Defending The Reservation Scalper

On Sept. 9, the Orlando Sentinel reported that a new company called DiS Dining Agent is helping people obtain reservations at restaurants in Disney World. But unlike other such services, it does this by making registrations under false names and transferring them to customers for a price, currently around $15. The company also offers to cancel its reservation and immediately notify the customer for a fee between $6 and $10 so that a customer can quickly call the restaurant to claim the newly vacant time slot. A company in San Francisco called ReservationHop also operates in this manner.

Of course, such methods have their detractors. Anna Skamarakas, a Disney Parks Mom panelist, tells the Sentinel, “It just infuriates me… They are doing something to circumnavigate the system, which isn’t fair to the rest of us who are trying to play by the rules.” Disney says that it is “aware of the site” and is “currently reviewing the situation.” Other criticisms are that reservation scalpers create artificial scarcity and needlessly raise prices. But let us consider an alternative view based on Walter Block’s defense of ticket scalpers in Defending the Undefendable. This will show why such criticisms are unfounded, as well as how reservation scalpers are actually performing a beneficial market function.

First, we should point out the inconsistency of the outrage of those who oppose reservation scalpers. The grocer also buys large amounts of finite, potentially scarce products and sells them for a profit. So does the hardware store owner, the jeweler, and so on. But no one seems to be outraged by the idea of a business selling food, tools, or jewelry in the event that supplies are low and the particular item that a customer wants is nowhere to be found. This sort of logical inconsistency cannot be rationally advanced in argument.

Second, there is the fact that the very nature of restaurant reservations makes scalping possible and profitable. Any reservation price above the market clearing price will result in empty seats, which Disney would prefer to avoid. Any price below the market clearing price will invite scalping, and trying to calculate the exact market clearing price in advance is impossible. As restaurant owners would prefer to err on the low side of the market clearing price, there tend to be more people demanding seats than there are seats available. This leads to rising prices, which correct the imbalance. The act of scalping is simply a market force acting to correct imbalances in supply and demand.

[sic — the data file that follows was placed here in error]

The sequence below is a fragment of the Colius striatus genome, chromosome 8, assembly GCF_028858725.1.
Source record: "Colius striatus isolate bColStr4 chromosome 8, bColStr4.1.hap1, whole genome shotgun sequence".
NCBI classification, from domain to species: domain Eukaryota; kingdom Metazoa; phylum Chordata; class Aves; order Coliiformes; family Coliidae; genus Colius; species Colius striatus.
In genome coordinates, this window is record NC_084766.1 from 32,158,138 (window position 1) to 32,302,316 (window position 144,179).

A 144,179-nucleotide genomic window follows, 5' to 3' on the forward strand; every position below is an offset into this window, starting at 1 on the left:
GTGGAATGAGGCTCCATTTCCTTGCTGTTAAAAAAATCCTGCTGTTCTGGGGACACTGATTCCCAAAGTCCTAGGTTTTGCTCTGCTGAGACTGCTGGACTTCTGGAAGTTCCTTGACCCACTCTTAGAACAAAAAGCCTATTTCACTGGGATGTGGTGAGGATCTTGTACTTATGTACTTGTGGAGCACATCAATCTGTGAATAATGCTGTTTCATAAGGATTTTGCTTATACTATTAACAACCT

Third, the reservation scalper acts as a risk mitigator on behalf of both a restaurant’s customers and owners. If the scalper makes a reservation and fails to sell it to a customer, then the scalper loses the entire cost of the reservation and the restaurant owner loses potential secondary sales, such as alcoholic beverages and extra side dishes. (Note: there is no alcohol served inside the Magic Kingdom, but other areas of the Walt Disney World Resort do have restaurants that serve alcohol.) If the scalper makes a reservation and sells it to a customer, then the scalper makes a small profit and the restaurant gets customers who might not otherwise find a reservation. The scalper is thus strongly incentivized to connect restaurateurs with customers who want their services.

Some people will argue that scalpers are responsible for higher reservation prices and lower availability, but this is merely a result of arithmetic, and would happen with or without dedicated scalpers speculating on reservations. Suppose, for an example similar to the case at hand, that restaurant reservations are selling for an average of about $50, there are 20,000 reservations for sale every day, and 25,000 people want a reservation. To avoid distributing reservations without price rationing, which would result in reservations being made available in an arbitrary and discriminatory manner, prices must rise to a level where only 20,000 people still want them. This level may be around $65 in this case. How this $15 per reservation increase is distributed is what will vary from case to case.

Finally, there is the argument that reservation scalping benefits the rich at the expense of the poor. The opposite tends to be true. For poorer people, scalping is an easy way to make a large return on a relatively small investment. For richer people, paying a scalper a higher price is the overt cost, but there is also the hidden cost of not having to spend extra time trying to make a reservation.

In conclusion, it is clear that the reservation scalpers are not only not harming anyone, but are fulfilling a market role that helps everyone involved.

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